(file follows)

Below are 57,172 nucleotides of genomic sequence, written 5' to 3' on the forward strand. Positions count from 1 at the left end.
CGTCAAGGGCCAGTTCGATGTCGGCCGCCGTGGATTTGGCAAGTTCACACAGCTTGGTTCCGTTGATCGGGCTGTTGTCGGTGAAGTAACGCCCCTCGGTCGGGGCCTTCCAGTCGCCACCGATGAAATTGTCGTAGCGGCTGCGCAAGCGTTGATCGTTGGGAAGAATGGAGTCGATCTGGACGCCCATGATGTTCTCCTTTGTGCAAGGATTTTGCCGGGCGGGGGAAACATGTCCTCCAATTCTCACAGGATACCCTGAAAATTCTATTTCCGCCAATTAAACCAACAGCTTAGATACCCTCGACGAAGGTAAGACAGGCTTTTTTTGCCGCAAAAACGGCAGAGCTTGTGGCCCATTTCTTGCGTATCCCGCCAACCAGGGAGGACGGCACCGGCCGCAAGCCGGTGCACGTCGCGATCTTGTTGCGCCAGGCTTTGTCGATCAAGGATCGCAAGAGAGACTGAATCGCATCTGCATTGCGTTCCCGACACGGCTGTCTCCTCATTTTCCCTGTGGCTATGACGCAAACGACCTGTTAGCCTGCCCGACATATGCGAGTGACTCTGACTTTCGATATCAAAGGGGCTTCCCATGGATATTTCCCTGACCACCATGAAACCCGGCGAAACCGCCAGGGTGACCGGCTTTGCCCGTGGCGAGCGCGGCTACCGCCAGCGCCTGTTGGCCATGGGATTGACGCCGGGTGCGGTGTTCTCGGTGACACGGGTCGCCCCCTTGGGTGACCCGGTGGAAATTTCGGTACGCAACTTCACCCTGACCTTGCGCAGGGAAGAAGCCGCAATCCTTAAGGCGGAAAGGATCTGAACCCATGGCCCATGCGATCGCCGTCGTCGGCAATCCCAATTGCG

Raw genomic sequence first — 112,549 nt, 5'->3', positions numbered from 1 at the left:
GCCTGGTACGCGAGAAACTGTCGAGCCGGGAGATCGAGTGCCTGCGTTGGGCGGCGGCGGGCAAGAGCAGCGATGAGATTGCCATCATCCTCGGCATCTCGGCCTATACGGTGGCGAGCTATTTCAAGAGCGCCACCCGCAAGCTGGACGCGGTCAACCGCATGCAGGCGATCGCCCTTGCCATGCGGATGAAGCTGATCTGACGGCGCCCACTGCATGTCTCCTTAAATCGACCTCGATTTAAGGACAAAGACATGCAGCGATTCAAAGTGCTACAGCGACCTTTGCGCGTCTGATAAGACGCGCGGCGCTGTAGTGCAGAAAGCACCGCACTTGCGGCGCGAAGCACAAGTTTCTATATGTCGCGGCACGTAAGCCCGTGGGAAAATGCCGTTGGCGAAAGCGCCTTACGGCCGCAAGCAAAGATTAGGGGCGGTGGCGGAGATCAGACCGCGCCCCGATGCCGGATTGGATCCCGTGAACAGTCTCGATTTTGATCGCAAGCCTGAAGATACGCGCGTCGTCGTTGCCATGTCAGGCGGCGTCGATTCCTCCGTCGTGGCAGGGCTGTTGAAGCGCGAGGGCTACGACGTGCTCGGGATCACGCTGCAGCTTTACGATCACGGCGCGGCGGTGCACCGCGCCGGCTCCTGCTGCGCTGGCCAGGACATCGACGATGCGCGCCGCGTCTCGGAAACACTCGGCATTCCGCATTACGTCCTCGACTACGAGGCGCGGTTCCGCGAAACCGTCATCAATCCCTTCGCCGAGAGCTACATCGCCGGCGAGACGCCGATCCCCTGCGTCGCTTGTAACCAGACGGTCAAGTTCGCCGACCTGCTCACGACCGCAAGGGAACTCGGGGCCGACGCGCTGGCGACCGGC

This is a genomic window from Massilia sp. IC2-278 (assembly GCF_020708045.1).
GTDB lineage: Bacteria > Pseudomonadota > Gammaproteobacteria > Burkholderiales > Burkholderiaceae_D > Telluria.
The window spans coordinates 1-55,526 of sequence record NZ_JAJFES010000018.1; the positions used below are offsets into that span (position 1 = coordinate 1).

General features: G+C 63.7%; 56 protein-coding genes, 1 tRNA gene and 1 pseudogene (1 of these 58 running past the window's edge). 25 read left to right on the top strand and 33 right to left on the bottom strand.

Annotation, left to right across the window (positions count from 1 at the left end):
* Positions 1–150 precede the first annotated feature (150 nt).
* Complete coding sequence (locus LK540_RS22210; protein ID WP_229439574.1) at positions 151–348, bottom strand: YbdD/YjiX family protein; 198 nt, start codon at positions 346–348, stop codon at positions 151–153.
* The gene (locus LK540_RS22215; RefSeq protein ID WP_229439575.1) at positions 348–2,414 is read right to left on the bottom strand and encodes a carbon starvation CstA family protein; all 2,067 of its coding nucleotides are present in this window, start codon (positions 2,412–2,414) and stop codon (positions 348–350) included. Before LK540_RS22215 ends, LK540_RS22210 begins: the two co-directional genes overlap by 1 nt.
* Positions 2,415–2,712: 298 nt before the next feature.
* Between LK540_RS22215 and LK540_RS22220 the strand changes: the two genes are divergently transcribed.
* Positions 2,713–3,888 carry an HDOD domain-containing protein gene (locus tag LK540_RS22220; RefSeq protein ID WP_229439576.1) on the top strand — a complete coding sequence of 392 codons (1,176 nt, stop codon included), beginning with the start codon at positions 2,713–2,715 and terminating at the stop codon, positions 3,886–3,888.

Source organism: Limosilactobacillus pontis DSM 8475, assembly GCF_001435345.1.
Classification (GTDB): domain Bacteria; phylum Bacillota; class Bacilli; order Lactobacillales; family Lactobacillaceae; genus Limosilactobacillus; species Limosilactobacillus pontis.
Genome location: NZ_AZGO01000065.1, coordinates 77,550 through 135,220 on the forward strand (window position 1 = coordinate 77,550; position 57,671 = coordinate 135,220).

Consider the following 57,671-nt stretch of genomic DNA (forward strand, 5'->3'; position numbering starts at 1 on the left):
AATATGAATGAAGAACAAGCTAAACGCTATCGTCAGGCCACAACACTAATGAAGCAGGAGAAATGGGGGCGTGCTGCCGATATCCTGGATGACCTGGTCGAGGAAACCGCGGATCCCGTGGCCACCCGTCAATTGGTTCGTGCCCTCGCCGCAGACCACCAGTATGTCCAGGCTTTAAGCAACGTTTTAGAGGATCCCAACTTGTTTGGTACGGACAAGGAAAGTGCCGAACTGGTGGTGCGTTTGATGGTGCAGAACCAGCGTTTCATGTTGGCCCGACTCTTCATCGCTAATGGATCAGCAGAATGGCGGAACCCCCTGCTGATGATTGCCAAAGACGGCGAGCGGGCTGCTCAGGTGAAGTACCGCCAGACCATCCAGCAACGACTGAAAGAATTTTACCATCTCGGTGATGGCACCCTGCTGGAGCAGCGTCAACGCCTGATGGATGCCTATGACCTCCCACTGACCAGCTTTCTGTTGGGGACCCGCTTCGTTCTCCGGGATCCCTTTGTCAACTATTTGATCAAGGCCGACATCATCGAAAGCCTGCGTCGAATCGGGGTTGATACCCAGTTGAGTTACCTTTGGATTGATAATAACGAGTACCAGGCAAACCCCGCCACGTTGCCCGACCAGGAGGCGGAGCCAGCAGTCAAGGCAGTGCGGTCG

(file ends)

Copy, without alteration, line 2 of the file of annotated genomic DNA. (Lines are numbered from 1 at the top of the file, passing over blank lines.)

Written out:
CGTCAAGGGCCAGTTCGATGTCGGCCGCCGTGGATTTGGCAAGTTCACACAGCTTGGTTCCGTTGATCGGGCTGTTGTCGGTGAAGTAACGCCCCTCGGTCGGGGCCTTCCAGTCGCCACCGATGAAATTGTCGTAGCGGCTGCGCAAGCGTTGATCGTTGGGAAGAATGGAGTCGATCTGGACGCCCATGATGTTCTCCTTTGTGCAAGGATTTTGCCGGGCGGGGGAAACATGTCCTCCAATTCTCACAGGATACCCTGAAAATTCTATTTCCGCCAATTAAACCAACAGCTTAGATACCCTCGACGAAGGTAAGACAGGCTTTTTTTGCCGCAAAAACGGCAGAGCTTGTGGCCCATTTCTTGCGTATCCCGCCAACCAGGGAGGACGGCACCGGCCGCAAGCCGGTGCACGTCGCGATCTTGTTGCGCCAGGCTTTGTCGATCAAGGATCGCAAGAGAGACTGAATCGCATCTGCATTGCGTTCCCGACACGGCTGTCTCCTCATTTTCCCTGTGGCTATGACGCAAACGACCTGTTAGCCTGCCCGACATATGCGAGTGACTCTGACTTTCGATATCAAAGGGGCTTCCCATGGATATTTCCCTGACCACCATGAAACCCGGCGAAACCGCCAGGGTGACCGGCTTTGCCCGTGGCGAGCGCGGCTACCGCCAGCGCCTGTTGGCCATGGGATTGACGCCGGGTGCGGTGTTCTCGGTGACACGGGTCGCCCCCTTGGGTGACCCGGTGGAAATTTCGGTACGCAACTTCACCCTGACCTTGCGCAGGGAAGAAGCCGCAATCCTTAAGGCGGAAAGGATCTGAACCCATGGCCCATGCGATCGCCGTCGTCGGCAATCCCAATTGCG